From 14 Hours in the Future: A Reminder

Wonder is important.

I learned on the news yesterday, though I already had my suspicions, that my area had not had a fully sunny day in over 30 days. That nicely covered the entire month of May. Sure, the sun had poked through here and there, but never for any great amount of time. Rain, rain, clouds, more rain.

This is in stark comparison to last year, when for the entire stretch of spring and summer, we suffered massive drought. Nature has its way of balancing things out, whether we like it or not.

A solid month of rain is kind of a depressing thing. Maybe if I lived in Seattle, I’d be used to it, but I don’t. The world can be a pretty dreary place when theres no sunlight to be had, and the goings-on of the rest of the world don’t give much reason to cheer up any. SARS, the next big thing of the disease world, is running rampant in China, they tell us. Now it’s even made it into our northern neighbor, putting it right on our doorstep, more or less.

Better run in terror, I guess. Good thing we all have gas masks already in preparation for our terror alerts, right? I know my Memorial Day weekend was greatly improved by being told that I could be blown up or infected or vaporized by space lasers at any given second. Plus, the several million people who are too afraid to fly but still feel like going places flooded onto the nation’s highways, meaning that we’d probably all be sitting ducks in traffic anyway.

But the holiday was a good break from work. Wait, did I say work? That would only be for the people with jobs. Not like the massive amount of the unemployed out there. Guess that economy still hasn’t clawed its way back out of recession, and now that the whole war thing is over (did you see all the WMDs we found? Wait what?), people might start to notice that again. But don’t worry; the government is working hard to get taxes back to the people who need it most.

No, not the people who make less than $25,000 a year. Those people are doing just fine. No, I’m talking about the people with all those stock dividends; you know, the poor investors on Wall Street. Anyway, the world certainly seems to be in the crap-hole right now.

And yet, despite what I’ve already written, it’s not. Sure, writing about how terrible things are is easy, and bashing our president is kind of fun, but I have a point in all of this. The problem is not with the world. The problem is with us. I feel that we as a species have forgotten what is really important out there.

Have you watched the rain? I mean, really watched it? It’s fascinating. And most people wouldn’t willingly go stand in the rain for anything. You should try it sometime. It’s pretty damn refreshing. And on those sunny days, do you go outside and actually try and enjoy them? I don’t count mowing your lawn or taking a drive to the local Wal-Mart as enjoying a nice day, so that wont fly.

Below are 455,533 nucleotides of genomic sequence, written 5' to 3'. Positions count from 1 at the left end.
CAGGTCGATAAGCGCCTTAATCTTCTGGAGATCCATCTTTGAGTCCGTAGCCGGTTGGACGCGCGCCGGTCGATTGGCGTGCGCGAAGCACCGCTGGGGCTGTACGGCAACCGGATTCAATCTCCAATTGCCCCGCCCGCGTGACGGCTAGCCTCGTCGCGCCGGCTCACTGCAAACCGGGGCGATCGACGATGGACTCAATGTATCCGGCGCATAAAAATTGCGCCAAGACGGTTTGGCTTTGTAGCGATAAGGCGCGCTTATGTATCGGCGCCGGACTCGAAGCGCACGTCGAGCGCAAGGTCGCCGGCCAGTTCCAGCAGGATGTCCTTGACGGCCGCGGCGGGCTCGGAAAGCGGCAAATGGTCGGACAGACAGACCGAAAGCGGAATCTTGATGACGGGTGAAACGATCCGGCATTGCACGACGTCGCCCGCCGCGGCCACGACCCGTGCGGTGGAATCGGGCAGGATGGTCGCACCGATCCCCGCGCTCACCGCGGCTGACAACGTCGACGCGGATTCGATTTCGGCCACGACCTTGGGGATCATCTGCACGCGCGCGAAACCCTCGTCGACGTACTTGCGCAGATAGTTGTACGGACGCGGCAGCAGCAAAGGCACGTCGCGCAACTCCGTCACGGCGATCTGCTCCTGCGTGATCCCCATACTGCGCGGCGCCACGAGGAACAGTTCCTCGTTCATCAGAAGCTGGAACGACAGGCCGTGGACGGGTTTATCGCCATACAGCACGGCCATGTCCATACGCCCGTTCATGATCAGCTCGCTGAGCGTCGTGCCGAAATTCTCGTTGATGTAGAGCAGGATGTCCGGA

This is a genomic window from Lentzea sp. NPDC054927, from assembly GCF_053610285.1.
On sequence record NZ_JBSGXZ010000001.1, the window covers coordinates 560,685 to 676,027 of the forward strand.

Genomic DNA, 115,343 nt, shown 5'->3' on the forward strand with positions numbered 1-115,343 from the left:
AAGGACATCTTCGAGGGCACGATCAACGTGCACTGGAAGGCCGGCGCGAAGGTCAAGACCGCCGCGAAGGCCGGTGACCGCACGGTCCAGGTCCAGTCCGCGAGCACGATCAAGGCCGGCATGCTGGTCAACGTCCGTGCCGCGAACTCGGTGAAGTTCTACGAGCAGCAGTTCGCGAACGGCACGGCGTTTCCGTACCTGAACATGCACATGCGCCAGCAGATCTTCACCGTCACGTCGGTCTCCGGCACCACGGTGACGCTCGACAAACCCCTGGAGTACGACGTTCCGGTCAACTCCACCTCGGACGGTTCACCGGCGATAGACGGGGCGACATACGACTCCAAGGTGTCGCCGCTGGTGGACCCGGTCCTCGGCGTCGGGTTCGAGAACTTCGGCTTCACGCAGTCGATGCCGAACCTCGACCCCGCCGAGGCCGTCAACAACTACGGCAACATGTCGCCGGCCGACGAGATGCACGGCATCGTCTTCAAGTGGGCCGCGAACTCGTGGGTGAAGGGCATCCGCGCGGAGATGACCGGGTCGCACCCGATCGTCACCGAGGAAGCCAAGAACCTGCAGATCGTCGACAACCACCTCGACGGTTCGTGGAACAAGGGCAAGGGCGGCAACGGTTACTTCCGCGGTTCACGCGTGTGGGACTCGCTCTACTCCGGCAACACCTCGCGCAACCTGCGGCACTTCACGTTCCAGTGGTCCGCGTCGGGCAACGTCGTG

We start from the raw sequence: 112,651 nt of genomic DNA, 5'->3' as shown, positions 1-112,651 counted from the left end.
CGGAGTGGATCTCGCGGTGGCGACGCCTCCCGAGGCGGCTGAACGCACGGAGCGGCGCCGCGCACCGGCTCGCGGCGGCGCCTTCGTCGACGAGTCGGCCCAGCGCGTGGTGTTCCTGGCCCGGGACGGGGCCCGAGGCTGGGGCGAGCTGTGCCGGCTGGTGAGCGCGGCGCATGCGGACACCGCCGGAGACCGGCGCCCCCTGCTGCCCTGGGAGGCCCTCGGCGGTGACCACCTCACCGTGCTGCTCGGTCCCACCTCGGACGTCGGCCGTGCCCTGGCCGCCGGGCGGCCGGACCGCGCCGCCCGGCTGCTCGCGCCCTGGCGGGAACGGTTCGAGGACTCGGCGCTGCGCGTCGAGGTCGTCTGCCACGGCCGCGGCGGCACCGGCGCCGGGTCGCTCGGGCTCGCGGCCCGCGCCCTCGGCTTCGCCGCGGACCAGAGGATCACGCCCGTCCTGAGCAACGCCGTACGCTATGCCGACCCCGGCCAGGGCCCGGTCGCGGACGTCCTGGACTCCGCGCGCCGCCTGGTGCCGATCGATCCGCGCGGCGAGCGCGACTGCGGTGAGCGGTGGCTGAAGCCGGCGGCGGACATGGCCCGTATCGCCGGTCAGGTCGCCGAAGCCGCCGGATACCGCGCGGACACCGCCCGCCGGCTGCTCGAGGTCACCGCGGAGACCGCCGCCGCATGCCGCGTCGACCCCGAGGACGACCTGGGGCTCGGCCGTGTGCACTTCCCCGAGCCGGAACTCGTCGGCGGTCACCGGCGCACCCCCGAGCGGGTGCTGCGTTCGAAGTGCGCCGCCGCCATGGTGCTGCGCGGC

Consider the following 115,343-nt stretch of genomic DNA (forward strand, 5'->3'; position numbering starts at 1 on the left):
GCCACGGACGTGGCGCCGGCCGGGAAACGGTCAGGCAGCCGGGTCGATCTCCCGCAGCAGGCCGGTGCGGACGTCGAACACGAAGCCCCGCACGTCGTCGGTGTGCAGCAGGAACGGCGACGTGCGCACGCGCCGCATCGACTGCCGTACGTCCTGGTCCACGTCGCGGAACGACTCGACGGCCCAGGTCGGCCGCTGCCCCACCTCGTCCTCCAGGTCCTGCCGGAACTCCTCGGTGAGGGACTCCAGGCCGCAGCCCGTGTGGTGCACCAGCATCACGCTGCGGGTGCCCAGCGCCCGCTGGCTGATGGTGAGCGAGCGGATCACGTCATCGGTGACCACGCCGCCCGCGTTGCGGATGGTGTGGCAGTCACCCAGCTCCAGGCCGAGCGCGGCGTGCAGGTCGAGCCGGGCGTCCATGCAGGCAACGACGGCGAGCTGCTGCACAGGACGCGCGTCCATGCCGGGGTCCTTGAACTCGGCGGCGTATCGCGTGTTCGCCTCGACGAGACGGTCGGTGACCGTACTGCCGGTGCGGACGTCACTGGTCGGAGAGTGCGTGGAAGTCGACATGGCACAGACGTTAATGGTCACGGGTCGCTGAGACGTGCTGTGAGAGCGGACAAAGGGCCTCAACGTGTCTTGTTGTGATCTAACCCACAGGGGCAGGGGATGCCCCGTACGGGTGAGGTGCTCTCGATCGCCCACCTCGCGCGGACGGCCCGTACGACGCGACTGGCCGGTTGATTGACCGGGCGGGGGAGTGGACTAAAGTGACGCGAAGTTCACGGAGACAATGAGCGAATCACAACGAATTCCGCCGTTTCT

I just mean going out, taking a walk with no particular destination in mind, and seeing what there is to see. People-watching, bird-watching, insect-watching: whatever works for you. Try to actually notice the world around you. The real world, not the world the media tells you about.

We, as the great and wise species of man, have forgotten how to be fascinated. We have forgotten what it is to dream, to fantasize. We have Hollywood now to do the dreaming for us, to present us fascination in easily digestible two-hour chunks. The only thing most people seem to get fascinated by these days isn’t that there are strange things lurking in the bottom of the ocean that we havent discovered yet, but instead that there’ll be a power-hour block of Friends on tonight.

I heard a story the other day about how, when a classroom full of children was asked if they wanted to go into space when they were older, only a handful raised their hands. And of those, when asked if thnot a single one did.

What happened? What killed all of our dreams? Was it half a century of cold war? Is it the constant threats and warnings that surround us? Or is it simple, plodding bureaucracy and greed that have taught people the only way to get anywhere in life is to stick with what the system gives you, and if you happen to be smart enough, cheat a little and don’t get caught?

But wait, you say, I thought you said your point is that the world isn’t a horrible place? True, indeed I did. I say this because there are still those out there willing to give it a shot, to try and re-inspire the world. Remember the Lysistrata Project? Or check out the X-Prize sometime.

So for every hundred thousand people who are sitting at a desk somewhere happily voting on whether to call their department The Charge-Backers or the The Charge-Eliminators, know that there is at least one person out there still trying to move our future forward. That, at least, is something to smile about.

And, if you really think you’ve got it in you, maybe you can be one of those people, too.


Article © 2003 by Joel Haddock